A woman makes her way past a mural in Boyle Heights.
Walk through the neighborhood of Boyle Heights, just east of downtown Los Angeles, and you see the history of the city unfold before your eyes. From the Boyle Hotel built in 1889 to historic synagogues and Mariachi Plaza. The cultural, religious and ethnic melting pot that is Los Angeles starts in Boyle Heights and emanates outward. The challenges facing the residents of Boyle Heights are familiar: access to affordable housing and high-quality health care, but some are unique. Boyle Heights has a disproportionate share of public housing developments, some of which were at one time the largest west of the Mississippi. The conversion of those units to private ownership threatens the low-income residents who inhabit the decades-old buildings adorned with vibrant murals. Boyle Heights is faced with mitigating the environmental health impacts of its surroundings—freeways and rail lines that run next to children’s playgrounds, housing and schools and diminishing the influence of gangs and helping to heal the psychological wounds of violence. But the promise of Boyle Heights is unmistakable and hopes are high as crime is down, education reform comes into focus, middle class families work to gain prominence and economic and cultural development begins to blossom. Join us as we take a walk through Boyle Heights and take in the past, present and future.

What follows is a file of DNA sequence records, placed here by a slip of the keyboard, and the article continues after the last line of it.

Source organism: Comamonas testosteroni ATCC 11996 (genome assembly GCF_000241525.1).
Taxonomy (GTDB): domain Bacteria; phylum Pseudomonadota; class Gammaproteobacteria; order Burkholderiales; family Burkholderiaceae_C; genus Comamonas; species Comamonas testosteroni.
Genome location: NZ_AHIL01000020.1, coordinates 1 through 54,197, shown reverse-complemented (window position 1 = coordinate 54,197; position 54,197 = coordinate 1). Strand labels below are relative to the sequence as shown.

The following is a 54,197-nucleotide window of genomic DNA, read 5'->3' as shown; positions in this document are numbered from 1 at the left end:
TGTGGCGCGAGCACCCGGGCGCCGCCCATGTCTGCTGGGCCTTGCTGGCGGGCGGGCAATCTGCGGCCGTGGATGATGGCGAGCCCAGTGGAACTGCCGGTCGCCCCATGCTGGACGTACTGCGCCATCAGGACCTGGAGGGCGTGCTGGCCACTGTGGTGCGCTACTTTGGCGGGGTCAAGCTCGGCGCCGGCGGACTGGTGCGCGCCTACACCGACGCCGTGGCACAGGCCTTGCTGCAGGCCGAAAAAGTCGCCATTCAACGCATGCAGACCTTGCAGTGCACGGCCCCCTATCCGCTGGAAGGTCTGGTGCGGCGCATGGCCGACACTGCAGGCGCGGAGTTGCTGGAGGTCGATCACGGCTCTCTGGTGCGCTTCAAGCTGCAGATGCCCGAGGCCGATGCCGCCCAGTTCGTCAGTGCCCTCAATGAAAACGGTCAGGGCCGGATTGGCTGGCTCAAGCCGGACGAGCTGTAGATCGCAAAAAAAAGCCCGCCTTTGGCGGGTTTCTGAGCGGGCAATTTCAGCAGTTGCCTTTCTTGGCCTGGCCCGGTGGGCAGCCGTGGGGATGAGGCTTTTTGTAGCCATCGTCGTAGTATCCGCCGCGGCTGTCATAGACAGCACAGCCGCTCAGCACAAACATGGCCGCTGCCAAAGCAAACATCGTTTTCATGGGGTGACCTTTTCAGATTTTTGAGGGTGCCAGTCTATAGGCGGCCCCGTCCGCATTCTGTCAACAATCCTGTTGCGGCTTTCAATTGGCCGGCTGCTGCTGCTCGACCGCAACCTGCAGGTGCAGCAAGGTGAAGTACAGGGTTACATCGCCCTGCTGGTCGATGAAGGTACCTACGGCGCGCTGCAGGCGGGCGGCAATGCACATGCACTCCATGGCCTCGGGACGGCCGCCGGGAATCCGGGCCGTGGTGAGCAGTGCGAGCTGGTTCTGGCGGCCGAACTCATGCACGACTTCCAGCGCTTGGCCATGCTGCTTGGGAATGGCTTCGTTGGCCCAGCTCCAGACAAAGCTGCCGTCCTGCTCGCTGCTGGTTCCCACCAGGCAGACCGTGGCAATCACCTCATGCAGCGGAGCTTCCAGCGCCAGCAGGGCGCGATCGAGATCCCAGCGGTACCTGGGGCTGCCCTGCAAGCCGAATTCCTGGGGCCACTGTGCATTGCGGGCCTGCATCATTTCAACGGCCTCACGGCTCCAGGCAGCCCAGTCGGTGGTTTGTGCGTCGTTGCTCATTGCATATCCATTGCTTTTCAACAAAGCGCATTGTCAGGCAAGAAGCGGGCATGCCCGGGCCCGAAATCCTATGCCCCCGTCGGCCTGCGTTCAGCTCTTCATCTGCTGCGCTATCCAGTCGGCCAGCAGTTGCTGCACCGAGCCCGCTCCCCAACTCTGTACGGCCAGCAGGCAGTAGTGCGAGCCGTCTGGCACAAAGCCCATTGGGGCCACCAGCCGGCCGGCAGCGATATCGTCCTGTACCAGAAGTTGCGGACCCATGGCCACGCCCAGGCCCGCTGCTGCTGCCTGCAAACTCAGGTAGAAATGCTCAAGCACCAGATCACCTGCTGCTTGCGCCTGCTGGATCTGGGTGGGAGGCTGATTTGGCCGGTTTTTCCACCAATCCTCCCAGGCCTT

Antonio Villaraigosa, mayor of the City of Los Angeles
Maria Cabildo, president and co-founder of the East L.A. Community Corporation
Jose Huizar, L.A. city councilman representing the 14th District, including Boyle Heights
Father Gregory Boyle, founder & executive director of Homeboy Industries & pastor of Dolores Mission in Boyle Heights
George Sarabia, former gang member and current gang interventionist for Legacy LA
Lou Calanche, executive director of Legacy L.A
David Kipen, owner of Libros Schmibros bookstore & lending library in Boyle Heights
Dr. Astrid Heger, pediatrician and executive director of the Violence Intervention Program in East LA
Josefina Lopez, artistic director or Casa 0101, theater and art space in Boyle Heights
Sanford Riggs, housing services director for the Housing Authority for the City of Los Angeles (HACLA)